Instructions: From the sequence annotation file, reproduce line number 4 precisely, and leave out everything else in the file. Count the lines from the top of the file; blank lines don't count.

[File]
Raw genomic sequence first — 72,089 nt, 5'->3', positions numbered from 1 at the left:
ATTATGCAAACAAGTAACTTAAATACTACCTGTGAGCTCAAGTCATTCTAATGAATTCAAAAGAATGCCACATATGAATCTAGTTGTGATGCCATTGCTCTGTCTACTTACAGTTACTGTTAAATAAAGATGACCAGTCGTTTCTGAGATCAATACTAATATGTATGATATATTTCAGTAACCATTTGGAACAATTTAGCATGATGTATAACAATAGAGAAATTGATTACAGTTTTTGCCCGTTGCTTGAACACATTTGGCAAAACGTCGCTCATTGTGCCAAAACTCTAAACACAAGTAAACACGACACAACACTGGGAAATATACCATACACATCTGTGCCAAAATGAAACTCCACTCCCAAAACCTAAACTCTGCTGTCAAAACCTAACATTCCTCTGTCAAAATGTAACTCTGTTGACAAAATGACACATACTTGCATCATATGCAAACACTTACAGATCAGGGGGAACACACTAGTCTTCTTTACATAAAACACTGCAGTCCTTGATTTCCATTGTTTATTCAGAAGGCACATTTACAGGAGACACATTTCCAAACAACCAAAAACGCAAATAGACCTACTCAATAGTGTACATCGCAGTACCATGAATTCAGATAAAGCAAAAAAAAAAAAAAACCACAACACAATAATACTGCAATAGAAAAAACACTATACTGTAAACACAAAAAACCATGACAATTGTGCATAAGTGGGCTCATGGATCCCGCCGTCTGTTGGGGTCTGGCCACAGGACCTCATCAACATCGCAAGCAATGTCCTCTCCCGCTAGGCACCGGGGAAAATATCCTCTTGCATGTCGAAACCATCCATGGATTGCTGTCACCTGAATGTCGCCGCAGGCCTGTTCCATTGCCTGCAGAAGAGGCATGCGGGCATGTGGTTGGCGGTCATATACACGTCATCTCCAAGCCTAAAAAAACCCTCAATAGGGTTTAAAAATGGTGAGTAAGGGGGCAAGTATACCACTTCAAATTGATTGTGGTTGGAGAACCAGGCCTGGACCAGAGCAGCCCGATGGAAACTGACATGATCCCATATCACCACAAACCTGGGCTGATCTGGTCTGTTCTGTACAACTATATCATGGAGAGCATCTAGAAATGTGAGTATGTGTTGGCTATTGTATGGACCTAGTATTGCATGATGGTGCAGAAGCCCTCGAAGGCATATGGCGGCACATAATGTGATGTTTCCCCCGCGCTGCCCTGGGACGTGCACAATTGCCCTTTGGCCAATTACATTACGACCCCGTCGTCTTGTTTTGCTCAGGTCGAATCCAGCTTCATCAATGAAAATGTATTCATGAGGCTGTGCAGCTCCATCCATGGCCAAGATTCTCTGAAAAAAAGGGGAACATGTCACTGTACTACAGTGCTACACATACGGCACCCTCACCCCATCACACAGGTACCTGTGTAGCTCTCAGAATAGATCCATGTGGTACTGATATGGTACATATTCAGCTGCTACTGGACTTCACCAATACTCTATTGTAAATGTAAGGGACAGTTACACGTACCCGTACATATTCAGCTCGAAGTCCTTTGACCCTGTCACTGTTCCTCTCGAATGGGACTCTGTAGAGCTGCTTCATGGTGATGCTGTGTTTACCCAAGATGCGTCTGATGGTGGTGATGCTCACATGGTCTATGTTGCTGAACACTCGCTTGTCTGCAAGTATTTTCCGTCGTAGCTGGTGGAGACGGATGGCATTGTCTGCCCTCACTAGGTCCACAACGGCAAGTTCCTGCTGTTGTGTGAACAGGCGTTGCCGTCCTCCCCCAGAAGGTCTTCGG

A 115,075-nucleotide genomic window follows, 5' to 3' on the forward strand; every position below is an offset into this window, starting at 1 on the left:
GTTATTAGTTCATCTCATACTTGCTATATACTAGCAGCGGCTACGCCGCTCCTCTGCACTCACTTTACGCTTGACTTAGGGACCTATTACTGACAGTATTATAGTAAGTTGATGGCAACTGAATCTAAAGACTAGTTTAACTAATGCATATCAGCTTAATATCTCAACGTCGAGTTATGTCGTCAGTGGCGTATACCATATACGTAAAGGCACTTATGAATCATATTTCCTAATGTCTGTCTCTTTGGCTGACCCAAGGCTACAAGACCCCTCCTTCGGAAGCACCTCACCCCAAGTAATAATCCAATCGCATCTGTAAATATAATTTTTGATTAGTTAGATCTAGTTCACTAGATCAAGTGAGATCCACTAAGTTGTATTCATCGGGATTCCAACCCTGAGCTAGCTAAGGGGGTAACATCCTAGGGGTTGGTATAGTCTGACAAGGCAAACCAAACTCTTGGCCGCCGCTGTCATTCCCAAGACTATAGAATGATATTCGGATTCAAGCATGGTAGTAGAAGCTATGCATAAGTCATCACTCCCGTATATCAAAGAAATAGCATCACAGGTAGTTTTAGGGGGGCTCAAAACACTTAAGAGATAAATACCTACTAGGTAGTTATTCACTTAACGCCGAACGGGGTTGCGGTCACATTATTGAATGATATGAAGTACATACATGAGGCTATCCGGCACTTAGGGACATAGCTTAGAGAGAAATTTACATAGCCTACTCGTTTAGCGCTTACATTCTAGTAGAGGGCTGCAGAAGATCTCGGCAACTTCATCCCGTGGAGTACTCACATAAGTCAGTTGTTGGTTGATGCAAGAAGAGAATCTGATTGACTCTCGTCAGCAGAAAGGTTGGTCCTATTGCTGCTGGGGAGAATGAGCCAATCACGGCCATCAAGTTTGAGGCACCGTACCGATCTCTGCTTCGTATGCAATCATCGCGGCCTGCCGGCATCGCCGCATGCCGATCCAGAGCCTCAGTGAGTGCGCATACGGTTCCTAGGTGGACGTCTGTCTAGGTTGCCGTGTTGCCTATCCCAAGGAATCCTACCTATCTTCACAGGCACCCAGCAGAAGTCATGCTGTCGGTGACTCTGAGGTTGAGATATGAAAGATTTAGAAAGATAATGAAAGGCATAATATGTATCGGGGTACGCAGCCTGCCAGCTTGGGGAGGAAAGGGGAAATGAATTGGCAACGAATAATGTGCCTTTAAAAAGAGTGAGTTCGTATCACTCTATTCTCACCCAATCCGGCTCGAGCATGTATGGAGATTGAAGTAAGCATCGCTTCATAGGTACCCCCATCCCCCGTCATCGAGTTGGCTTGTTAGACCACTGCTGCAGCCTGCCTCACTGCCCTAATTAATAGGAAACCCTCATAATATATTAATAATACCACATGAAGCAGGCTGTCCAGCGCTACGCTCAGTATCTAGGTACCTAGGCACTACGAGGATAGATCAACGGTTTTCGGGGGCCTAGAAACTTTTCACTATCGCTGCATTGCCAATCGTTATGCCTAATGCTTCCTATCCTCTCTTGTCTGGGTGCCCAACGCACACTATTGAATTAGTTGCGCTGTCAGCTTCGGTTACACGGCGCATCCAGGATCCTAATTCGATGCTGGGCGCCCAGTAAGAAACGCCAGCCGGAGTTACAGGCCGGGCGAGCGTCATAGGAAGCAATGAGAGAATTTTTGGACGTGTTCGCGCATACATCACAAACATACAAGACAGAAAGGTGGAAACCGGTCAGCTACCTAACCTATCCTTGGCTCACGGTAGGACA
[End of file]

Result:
GTTATTAGTTCATCTCATACTTGCTATATACTAGCAGCGGCTACGCCGCTCCTCTGCACTCACTTTACGCTTGACTTAGGGACCTATTACTGACAGTATTATAGTAAGTTGATGGCAACTGAATCTAAAGACTAGTTTAACTAATGCATATCAGCTTAATATCTCAACGTCGAGTTATGTCGTCAGTGGCGTATACCATATACGTAAAGGCACTTATGAATCATATTTCCTAATGTCTGTCTCTTTGGCTGACCCAAGGCTACAAGACCCCTCCTTCGGAAGCACCTCACCCCAAGTAATAATCCAATCGCATCTGTAAATATAATTTTTGATTAGTTAGATCTAGTTCACTAGATCAAGTGAGATCCACTAAGTTGTATTCATCGGGATTCCAACCCTGAGCTAGCTAAGGGGGTAACATCCTAGGGGTTGGTATAGTCTGACAAGGCAAACCAAACTCTTGGCCGCCGCTGTCATTCCCAAGACTATAGAATGATATTCGGATTCAAGCATGGTAGTAGAAGCTATGCATAAGTCATCACTCCCGTATATCAAAGAAATAGCATCACAGGTAGTTTTAGGGGGGCTCAAAACACTTAAGAGATAAATACCTACTAGGTAGTTATTCACTTAACGCCGAACGGGGTTGCGGTCACATTATTGAATGATATGAAGTACATACATGAGGCTATCCGGCACTTAGGGACATAGCTTAGAGAGAAATTTACATAGCCTACTCGTTTAGCGCTTACATTCTAGTAGAGGGCTGCAGAAGATCTCGGCAACTTCATCCCGTGGAGTACTCACATAAGTCAGTTGTTGGTTGATGCAAGAAGAGAATCTGATTGACTCTCGTCAGCAGAAAGGTTGGTCCTATTGCTGCTGGGGAGAATGAGCCAATCACGGCCATCAAGTTTGAGGCACCGTACCGATCTCTGCTTCGTATGCAATCATCGCGGCCTGCCGGCATCGCCGCATGCCGATCCAGAGCCTCAGTGAGTGCGCATACGGTTCCTAGGTGGACGTCTGTCTAGGTTGCCGTGTTGCCTATCCCAAGGAATCCTACCTATCTTCACAGGCACCCAGCAGAAGTCATGCTGTCGGTGACTCTGAGGTTGAGATATGAAAGATTTAGAAAGATAATGAAAGGCATAATATGTATCGGGGTACGCAGCCTGCCAGCTTGGGGAGGAAAGGGGAAATGAATTGGCAACGAATAATGTGCCTTTAAAAAGAGTGAGTTCGTATCACTCTATTCTCACCCAATCCGGCTCGAGCATGTATGGAGATTGAAGTAAGCATCGCTTCATAGGTACCCCCATCCCCCGTCATCGAGTTGGCTTGTTAGACCACTGCTGCAGCCTGCCTCACTGCCCTAATTAATAGGAAACCCTCATAATATATTAATAATACCACATGAAGCAGGCTGTCCAGCGCTACGCTCAGTATCTAGGTACCTAGGCACTACGAGGATAGATCAACGGTTTTCGGGGGCCTAGAAACTTTTCACTATCGCTGCATTGCCAATCGTTATGCCTAATGCTTCCTATCCTCTCTTGTCTGGGTGCCCAACGCACACTATTGAATTAGTTGCGCTGTCAGCTTCGGTTACACGGCGCATCCAGGATCCTAATTCGATGCTGGGCGCCCAGTAAGAAACGCCAGCCGGAGTTACAGGCCGGGCGAGCGTCATAGGAAGCAATGAGAGAATTTTTGGACGTGTTCGCGCATACATCACAAACATACAAGACAGAAAGGTGGAAACCGGTCAGCTACCTAACCTATCCTTGGCTCACGGTAGGACA